Section 3(2) theft Act (1968) “where property or a right or interest in property is or purports to be transferred for value to a person acting in good faith, no later assumption by him of rights which he believed himself to be acquiring shall, by reason of any defect on the transferor’s title, amount to theft of the property"12.

The statutory definition of second element of theft act (1968) is defined under s.4 (1) is “property includes money and all other property, real or personal, including things in action and other intangible property"12. Section 4 covers both tangible and intangible objects, and in addition to expressly covers the money.

6. AC 320

7. Www. Spa-law.com, Semple Piggot Rochez Ltd, 2001

8. http://www.leeds.ac.uk/law/hamlyn/rvgomez.htm

9. Www. Spa-law.com, Semple Piggot Rochez Ltd, 2001

10. AC 62

11. Www. Spa-law.com, Semple Piggot Rochez Ltd,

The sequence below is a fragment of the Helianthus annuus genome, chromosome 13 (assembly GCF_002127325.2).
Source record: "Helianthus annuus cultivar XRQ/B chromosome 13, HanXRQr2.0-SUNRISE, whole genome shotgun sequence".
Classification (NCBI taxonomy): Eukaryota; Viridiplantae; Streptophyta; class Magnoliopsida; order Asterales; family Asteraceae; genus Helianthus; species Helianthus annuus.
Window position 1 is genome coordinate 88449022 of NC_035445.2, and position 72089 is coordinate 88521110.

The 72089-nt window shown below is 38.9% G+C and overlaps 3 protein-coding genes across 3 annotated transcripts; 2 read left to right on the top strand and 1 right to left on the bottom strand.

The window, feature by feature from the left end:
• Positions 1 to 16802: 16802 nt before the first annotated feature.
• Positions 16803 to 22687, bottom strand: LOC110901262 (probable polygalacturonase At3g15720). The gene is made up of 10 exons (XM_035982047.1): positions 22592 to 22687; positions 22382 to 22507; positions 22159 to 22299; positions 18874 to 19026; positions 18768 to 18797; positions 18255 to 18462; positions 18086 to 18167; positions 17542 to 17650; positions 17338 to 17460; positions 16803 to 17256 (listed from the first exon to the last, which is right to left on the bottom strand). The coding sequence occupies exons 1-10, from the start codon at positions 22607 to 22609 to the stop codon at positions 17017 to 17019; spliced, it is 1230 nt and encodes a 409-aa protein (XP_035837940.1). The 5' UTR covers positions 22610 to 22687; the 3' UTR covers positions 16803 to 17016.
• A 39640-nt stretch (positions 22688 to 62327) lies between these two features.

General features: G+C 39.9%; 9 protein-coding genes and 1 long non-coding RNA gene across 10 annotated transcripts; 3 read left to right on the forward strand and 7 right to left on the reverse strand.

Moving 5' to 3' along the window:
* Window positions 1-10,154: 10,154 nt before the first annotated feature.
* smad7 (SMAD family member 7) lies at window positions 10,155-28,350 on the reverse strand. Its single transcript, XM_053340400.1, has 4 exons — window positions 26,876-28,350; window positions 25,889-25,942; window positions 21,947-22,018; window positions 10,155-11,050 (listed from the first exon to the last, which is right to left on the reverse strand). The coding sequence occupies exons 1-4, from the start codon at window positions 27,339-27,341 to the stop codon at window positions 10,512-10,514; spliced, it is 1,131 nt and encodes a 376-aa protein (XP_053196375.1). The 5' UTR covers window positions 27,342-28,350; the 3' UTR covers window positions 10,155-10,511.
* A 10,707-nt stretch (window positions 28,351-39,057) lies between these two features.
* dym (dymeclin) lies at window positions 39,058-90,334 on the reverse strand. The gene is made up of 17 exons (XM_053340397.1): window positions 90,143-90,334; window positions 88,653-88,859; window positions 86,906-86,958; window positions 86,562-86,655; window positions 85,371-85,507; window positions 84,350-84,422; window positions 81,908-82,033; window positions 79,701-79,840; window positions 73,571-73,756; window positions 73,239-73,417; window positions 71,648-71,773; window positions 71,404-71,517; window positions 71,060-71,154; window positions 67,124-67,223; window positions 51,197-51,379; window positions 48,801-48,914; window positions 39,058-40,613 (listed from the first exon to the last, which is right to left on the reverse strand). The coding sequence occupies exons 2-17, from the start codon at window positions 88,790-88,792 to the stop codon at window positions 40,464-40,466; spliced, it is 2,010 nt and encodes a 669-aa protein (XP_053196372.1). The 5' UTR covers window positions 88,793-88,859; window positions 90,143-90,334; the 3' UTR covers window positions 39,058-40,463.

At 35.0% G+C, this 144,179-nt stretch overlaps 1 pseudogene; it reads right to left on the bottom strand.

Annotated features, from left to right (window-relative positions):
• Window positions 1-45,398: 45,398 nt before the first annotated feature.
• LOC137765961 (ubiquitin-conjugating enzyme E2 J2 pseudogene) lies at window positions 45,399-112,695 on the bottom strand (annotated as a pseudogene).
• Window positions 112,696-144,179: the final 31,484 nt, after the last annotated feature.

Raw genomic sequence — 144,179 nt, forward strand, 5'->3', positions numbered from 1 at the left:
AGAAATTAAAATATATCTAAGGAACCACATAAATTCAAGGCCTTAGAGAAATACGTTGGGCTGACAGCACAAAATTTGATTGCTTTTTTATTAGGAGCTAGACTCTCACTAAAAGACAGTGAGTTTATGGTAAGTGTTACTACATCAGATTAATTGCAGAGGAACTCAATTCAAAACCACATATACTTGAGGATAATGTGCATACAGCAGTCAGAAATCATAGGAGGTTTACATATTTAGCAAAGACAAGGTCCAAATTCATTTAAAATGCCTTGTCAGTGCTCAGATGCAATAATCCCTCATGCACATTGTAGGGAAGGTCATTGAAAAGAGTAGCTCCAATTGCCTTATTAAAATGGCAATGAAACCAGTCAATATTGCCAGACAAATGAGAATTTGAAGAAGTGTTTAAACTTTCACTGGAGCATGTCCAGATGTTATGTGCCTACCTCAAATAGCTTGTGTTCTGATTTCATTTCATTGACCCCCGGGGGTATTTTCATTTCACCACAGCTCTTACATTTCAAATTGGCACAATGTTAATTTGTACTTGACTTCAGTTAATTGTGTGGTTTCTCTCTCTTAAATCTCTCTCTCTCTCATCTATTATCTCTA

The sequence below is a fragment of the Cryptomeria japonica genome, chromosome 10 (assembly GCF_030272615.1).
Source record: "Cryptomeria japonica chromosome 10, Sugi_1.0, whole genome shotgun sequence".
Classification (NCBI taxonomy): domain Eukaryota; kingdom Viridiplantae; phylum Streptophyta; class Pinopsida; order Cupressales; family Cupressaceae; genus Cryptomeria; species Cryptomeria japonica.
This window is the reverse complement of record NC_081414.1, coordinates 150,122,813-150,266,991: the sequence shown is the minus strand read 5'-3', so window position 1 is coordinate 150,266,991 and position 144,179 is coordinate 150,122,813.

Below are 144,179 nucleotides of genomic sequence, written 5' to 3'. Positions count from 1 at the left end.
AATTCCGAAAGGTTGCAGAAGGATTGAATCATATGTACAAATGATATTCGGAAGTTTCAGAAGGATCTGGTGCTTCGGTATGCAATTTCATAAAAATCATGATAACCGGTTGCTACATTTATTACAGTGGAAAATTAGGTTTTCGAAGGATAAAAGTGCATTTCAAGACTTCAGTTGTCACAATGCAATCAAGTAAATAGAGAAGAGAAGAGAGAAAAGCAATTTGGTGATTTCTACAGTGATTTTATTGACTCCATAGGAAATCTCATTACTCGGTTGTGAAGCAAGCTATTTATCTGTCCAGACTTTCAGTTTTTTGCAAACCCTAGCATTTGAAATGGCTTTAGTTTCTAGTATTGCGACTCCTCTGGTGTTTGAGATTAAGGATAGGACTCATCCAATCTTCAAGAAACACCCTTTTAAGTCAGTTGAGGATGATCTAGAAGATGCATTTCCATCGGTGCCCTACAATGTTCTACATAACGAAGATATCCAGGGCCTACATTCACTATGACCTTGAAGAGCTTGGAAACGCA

According to s.4 (1) theft act 1968, that currency is the property and kind of money which it refers, however cheques is not a money but it is a property, because it is a piece of a paper in the form of cheque (personal property)9. It is represented by things in action for right to sue in a form of intangible property. Money in a bank account in credits or within an overdraft facility is a “thing in action", capable of being stolen10. R. v. Kohn (1979)11defendant drew various cheques on different bank company accounts, the processed is for his own personal benefit 12. There are three types of categories in which theft fell on; the first situation is where when the Bank Company was in credits12. In this instance the drawing of cheques on the company bank amounted to be theft and was identified as the owed by the bank, the second point is where the balance of the company bank was in overdraft, the amount dishonestly drawn and did not exceed the agreed limit12. Thirdly, there were occasions where overdrafts exceed the limit12. However, here there would be no action relationship between debtors/ creditor was arisen and the bank has no obligation to make cheques draws on these accounts12. So if the bank account is in credit or overdraft within the facility limit then there is capable property to be stolen12.